The Bone Bed by Patricia Cornwell
A woman has vanished while digging a dinosaur bone bed in the remote wilderness of Canada. Somehow, the only evidence has made its way to the inbox of Chief Medical Examiner Kay Scarpetta, over two thousand miles away in Boston. She has no idea why. But as events unfold with alarming speed, Scarpetta begins to suspect that the paleontologist’s disappearance is connected to a series of crimes much closer to home: a gruesome murder, inexplicable tortures, and trace evidence from the last living creatures of the dinosaur age.

When she turns to those around her, Scarpetta finds that the danger and suspicion have penetrated even her closest circles. Her niece Lucy speaks in riddles. Her lead investigator, Pete Marino, and FBI forensic psychologist and husband, Benton Wesley, have secrets of their own. Feeling alone and betrayed, Scarpetta is tempted by someone from her past as she tracks a killer both cunning and cruel.

This is Kay Scarpetta as you have never seen her before. The Bone Bed is a must read for any fan of this series, or an ideal starting point for new readers.
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About the Book
  • Published:
    Oct-2012 (Hardcover)
    Sep-2013 (Paperback)
  • Formats:
    Print / eBook / Audio
  • Pages:
  • Age Level:
    18 & up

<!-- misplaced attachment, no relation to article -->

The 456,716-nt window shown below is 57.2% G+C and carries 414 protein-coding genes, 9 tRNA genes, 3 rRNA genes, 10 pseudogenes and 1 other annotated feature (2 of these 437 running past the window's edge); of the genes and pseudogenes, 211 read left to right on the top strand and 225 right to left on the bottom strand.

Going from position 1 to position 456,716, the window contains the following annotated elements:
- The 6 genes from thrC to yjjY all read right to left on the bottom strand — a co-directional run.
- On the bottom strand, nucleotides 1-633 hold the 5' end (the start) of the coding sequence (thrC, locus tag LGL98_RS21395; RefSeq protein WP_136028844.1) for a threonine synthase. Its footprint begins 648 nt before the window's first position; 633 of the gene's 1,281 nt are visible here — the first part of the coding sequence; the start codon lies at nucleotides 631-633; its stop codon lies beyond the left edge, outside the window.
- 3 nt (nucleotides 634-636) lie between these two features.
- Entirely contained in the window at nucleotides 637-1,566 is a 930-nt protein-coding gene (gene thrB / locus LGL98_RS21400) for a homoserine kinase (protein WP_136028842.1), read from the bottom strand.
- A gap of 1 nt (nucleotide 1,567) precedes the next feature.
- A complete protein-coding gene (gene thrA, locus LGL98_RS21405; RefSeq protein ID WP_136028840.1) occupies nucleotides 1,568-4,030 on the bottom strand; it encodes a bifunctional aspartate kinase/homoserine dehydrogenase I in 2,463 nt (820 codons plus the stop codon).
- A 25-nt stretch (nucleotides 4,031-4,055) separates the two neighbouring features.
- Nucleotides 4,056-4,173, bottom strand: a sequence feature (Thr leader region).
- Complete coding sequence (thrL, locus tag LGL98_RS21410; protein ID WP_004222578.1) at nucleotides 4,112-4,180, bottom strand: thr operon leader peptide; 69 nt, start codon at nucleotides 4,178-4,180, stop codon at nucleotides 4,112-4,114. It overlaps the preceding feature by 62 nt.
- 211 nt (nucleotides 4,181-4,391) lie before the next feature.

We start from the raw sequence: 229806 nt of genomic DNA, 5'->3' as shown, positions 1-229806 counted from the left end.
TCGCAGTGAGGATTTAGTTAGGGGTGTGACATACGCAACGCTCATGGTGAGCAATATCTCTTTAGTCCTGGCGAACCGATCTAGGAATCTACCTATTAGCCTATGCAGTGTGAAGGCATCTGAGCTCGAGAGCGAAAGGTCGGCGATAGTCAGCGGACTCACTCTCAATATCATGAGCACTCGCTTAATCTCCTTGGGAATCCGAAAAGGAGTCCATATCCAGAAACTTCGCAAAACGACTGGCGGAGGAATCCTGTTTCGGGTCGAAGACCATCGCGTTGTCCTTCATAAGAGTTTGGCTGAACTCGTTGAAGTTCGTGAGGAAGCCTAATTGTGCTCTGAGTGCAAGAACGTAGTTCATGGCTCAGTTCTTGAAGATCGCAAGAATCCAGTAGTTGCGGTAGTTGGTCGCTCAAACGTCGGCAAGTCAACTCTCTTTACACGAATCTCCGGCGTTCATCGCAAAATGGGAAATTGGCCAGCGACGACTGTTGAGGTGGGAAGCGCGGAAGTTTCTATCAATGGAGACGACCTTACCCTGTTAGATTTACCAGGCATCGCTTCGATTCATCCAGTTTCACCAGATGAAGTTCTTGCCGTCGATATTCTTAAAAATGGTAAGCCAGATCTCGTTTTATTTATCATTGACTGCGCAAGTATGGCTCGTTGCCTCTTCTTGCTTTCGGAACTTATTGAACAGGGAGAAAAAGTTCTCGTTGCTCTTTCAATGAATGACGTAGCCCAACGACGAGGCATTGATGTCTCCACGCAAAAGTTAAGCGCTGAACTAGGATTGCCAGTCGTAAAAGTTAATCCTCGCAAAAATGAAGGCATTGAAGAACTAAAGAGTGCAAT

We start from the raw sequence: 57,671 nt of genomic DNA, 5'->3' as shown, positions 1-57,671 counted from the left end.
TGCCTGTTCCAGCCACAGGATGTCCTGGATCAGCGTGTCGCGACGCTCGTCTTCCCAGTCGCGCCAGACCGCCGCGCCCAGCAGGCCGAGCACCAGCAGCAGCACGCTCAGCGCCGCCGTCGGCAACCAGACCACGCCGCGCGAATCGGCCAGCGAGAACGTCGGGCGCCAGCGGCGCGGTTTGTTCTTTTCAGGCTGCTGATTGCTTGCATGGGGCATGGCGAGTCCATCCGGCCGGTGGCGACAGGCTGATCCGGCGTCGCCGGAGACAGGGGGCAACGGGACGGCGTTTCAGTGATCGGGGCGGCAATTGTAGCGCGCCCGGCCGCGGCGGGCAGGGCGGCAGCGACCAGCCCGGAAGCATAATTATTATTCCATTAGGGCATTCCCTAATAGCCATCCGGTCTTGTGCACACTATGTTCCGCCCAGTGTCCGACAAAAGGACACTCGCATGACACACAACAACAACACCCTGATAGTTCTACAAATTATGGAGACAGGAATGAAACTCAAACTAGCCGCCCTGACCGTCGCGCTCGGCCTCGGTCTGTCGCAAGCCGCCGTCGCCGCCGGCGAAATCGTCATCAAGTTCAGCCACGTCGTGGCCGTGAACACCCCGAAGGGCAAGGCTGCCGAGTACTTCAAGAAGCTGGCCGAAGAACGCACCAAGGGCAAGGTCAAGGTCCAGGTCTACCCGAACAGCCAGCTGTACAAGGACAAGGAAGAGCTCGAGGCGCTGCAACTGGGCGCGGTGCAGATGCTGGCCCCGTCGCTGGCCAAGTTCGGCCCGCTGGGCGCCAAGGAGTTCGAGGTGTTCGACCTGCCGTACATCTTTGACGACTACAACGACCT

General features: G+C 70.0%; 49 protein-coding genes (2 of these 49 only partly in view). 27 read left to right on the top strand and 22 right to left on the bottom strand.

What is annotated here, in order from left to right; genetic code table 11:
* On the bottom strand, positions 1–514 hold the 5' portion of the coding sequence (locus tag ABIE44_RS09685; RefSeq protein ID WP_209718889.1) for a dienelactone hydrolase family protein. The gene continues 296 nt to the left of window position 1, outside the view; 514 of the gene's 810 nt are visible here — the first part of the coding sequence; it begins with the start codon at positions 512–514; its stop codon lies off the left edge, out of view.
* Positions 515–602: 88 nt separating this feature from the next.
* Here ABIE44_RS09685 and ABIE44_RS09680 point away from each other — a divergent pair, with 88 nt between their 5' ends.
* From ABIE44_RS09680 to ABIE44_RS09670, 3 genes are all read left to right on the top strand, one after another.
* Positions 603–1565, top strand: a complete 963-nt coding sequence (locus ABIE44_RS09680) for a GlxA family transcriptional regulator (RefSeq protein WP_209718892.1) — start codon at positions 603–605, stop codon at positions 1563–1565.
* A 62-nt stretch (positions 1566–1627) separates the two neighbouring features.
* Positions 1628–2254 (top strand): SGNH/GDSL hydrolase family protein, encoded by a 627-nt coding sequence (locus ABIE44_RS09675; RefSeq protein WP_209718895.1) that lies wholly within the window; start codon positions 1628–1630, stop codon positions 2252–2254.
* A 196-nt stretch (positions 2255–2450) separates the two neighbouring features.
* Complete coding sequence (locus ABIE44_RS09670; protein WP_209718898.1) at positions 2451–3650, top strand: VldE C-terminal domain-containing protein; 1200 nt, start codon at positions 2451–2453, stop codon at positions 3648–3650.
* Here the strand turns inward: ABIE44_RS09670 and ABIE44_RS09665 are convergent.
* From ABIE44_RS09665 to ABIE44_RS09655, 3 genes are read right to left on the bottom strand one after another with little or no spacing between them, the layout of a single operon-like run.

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The Bone Bed is the twentieth book in the Kay Scarpetta series by American author, Patricia Cornwell. A paleontologist goes missing near a dinosaur bone bed in Alberta; a philanthropic widow’s body is recovered from the Bay; a rich industrialist is on trial for the murder of his wife; and an alcoholic handyman dies after falling down the basement stairs. Somehow, all these events are connected, and Kay, Lucy, Marino and Benton manage to solve it all. At the same time, Lucy champions victims of animal cruelty and continues to hack into any computer she likes; Marino gets himself into hot water with Twitter; Kay has a rough time in the witness box; and Benton is the subject of unwanted attentions. This Scarpetta instalment has a fair plot which padded out with tedious, minute over-analysis of every interaction Scarpetta has with those around her. With some judicious editing (cutting most of the first two hundred pages would be a good start), this could have been a page-turner. The actual science and procedure is quite interesting and explores desiccated bodies, trace evidence, lip-reading software, blood-stained cloth and wireless internet. Betrayal by a staff member not adhering to Scarpetta’s high standards is a theme that Cornwell has now employed well beyond its use-by date. Scarpetta’s default mood seems to be angry, annoyed or snarky. In Australia or Britain, she would be told to stop her whinging. The title is a little misleading as there is very little in the actual story about the bone bed. Will readers be prepared to invest more precious reading time and money in the next of the series, Dust? Unlikely if Cornwell sticks to the same formula. Once again, far too wordy.
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